As if a bumper 2-parter on ‘A Warning to the Curious’ wasn’t enough, we have also produced a short video comprising footage taken on our recent visit to Aldeburgh, and featuring locations from the story such as Aldeburgh Parish Church, the White Lion Hotel (‘the Bear’ from the story), Wyndham House (home of M.R. James’s grandparents), the Martello Tower, Sluice Cottage (the likely site of William Ager’s house) and even a spot which matches James’s description and location of the mound where Paxton finds the crown!

Play

19 Comments

  1. Matt says:

    My absolute favourite James tale, the melancholy that pervades it is really atmospheric, glad to see it is being done justice with two lengthy episodes.

    On a side note, I read the PJ Murphy and Fred Porcheddu essay on “An Episode of Cathedral History”, in it they cover a number of references made by James to Charles Dickens unfinished tale “Edwin Drood”. Evidently James and his pals went to some of the real world locations in that fictional unfinished story to try and solve the mystery in it.

    It struck me as both amusing and comforting that M.R. James was doing the exact same thing that a number of his fans (including myself) would do decades later, visiting the real world locations of his literary hero.

    I have to say I did visit Theberton church not so long ago and wasn’t convinced with the 3 crowns motif. Froston for me is an amalgamation of several village churches in that area, Friston is an obvious geographical location and has a very old church, Thorpeness, while very pretty is a relatively modern build and lacks the requisite history behind it, and is perhaps why James considered it then decided against using it.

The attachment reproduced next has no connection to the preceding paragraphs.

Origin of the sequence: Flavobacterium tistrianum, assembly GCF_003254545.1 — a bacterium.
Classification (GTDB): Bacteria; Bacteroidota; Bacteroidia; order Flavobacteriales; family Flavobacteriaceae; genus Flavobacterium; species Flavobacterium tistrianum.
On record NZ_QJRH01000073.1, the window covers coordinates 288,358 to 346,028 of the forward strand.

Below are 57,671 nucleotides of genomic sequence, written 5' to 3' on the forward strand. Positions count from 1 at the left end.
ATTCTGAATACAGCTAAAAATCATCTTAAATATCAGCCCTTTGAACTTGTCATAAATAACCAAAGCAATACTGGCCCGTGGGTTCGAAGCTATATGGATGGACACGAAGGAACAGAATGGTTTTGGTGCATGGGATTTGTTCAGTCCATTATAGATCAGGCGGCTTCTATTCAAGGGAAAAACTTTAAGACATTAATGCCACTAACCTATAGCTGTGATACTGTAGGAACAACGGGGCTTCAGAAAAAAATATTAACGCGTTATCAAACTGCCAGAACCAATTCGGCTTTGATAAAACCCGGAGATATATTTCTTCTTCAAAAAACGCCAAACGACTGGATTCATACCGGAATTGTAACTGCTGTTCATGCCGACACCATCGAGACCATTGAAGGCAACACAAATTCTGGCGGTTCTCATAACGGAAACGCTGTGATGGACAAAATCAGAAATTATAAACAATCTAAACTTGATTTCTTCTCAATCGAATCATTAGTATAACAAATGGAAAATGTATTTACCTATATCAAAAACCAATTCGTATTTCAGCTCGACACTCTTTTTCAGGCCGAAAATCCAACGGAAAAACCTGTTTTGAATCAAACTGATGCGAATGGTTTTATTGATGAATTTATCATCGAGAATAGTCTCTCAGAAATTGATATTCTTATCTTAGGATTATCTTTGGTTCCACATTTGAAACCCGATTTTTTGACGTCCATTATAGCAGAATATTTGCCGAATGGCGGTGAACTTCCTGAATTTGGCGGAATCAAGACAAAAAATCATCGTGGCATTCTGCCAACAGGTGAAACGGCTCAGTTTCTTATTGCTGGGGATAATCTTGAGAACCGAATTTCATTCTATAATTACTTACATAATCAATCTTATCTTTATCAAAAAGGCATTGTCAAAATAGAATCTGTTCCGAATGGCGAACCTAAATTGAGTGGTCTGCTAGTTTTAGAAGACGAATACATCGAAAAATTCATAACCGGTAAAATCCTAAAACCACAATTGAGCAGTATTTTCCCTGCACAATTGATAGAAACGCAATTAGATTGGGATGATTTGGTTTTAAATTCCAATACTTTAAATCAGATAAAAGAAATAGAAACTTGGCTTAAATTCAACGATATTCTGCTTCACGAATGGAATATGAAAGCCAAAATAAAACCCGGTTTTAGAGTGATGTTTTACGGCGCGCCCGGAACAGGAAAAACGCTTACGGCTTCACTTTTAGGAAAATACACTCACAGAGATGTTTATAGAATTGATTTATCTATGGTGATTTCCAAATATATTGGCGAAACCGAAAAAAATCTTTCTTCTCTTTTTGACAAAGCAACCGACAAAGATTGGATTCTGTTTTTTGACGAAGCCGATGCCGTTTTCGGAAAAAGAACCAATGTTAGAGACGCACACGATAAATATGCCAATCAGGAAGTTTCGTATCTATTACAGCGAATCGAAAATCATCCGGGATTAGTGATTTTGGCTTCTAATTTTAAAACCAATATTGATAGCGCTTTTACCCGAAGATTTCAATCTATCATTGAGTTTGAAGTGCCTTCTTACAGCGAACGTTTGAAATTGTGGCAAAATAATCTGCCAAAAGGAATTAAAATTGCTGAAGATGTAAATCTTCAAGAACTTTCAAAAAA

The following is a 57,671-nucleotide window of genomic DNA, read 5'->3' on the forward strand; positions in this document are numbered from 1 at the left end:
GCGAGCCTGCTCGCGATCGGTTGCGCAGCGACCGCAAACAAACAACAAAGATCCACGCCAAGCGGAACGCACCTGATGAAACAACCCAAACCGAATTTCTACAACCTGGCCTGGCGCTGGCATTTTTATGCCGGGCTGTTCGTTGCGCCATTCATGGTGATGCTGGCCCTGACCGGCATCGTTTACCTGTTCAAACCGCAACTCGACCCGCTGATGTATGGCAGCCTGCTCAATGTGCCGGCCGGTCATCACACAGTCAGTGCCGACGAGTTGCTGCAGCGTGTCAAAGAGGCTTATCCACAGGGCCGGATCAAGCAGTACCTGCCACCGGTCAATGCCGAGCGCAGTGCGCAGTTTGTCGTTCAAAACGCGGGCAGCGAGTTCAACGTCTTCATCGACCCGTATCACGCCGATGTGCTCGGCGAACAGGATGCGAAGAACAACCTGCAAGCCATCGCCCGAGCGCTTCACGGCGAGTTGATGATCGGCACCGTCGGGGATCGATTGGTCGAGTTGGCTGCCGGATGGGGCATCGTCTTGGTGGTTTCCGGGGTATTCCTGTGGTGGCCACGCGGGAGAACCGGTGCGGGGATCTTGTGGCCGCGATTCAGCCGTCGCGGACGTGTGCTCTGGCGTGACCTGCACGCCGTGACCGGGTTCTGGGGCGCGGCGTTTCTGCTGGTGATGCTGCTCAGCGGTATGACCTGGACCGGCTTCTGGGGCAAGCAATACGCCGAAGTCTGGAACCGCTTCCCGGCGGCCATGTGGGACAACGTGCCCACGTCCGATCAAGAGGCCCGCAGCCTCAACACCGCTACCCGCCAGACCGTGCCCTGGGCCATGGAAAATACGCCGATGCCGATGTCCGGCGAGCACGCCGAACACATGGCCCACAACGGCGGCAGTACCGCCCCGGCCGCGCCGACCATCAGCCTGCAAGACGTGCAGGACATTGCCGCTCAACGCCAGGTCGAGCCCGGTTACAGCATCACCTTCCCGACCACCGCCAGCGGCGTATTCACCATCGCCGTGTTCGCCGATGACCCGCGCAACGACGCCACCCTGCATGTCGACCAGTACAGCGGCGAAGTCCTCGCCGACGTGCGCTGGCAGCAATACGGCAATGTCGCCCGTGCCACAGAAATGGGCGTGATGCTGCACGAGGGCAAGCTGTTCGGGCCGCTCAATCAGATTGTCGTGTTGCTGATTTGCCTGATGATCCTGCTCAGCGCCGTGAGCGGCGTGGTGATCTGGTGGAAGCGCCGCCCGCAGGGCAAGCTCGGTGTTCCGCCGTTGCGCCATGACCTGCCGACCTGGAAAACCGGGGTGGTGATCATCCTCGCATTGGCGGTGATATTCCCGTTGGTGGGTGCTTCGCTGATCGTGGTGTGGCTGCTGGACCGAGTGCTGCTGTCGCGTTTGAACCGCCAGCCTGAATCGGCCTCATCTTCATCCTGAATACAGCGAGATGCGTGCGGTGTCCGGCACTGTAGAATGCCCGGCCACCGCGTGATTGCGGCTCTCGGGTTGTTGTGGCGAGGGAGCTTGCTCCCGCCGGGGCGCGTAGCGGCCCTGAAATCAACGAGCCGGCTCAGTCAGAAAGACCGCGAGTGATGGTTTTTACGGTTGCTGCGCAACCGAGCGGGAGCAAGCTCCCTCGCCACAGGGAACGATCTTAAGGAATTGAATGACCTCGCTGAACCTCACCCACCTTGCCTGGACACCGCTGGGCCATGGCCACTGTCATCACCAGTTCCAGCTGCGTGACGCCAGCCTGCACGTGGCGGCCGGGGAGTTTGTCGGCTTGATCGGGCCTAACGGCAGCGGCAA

• Mike says:

      I know what you mean – that aspect of Monty’s character really chimed with me. I find it hard to square the fannish, playful enthusiast with what we know of the more conservative and institutional aspects to his character. That distinction seems really important to this story, which appears to reflect on the war and his own role in it.

  2. Lars says:

    Congratulations on an absolutely superb episode!

  3. Taha Yunus says:

    I just happened to come upon an excellent description of a “Martello” tower this morning, rereading Patrick O’Brian’s novel _The Surgeon’s Mate_.

    “The Mortella tower in Corsica –the Martello, as some say, the round tower we have copied by the score all round the coast. It was ordered to be taken in 1794; and although it only had two eighteen-pounders and a six, with thirty-two men and a young ensign to serv them, Lord Hood sent both _Juno_ and _Fortitude_ in to batter it, while the army landed fourteen hundred men. Well, the ships battered away for two hours and more, and by the end of that time _Fortitude_ had sixty-two men killed and wounded, three guns dismounted, her mainmast shot through and through, her other masts wounded, and the hot shot had set her on fire, so she had to haul off, damned lucky not to have run aground.”

  4. Matt says:

    I’ll save my thoughts on the influence the Great War had on this tale until I have listened to part 2 but the incredibly bleak ending of this tale undoubtedly mirrors and is influenced by the tragedy that befell so many bright young men of that generation, many of whom simply ceased to exist, their remains obliterated or sucked down into the mud so that they could not even be buried.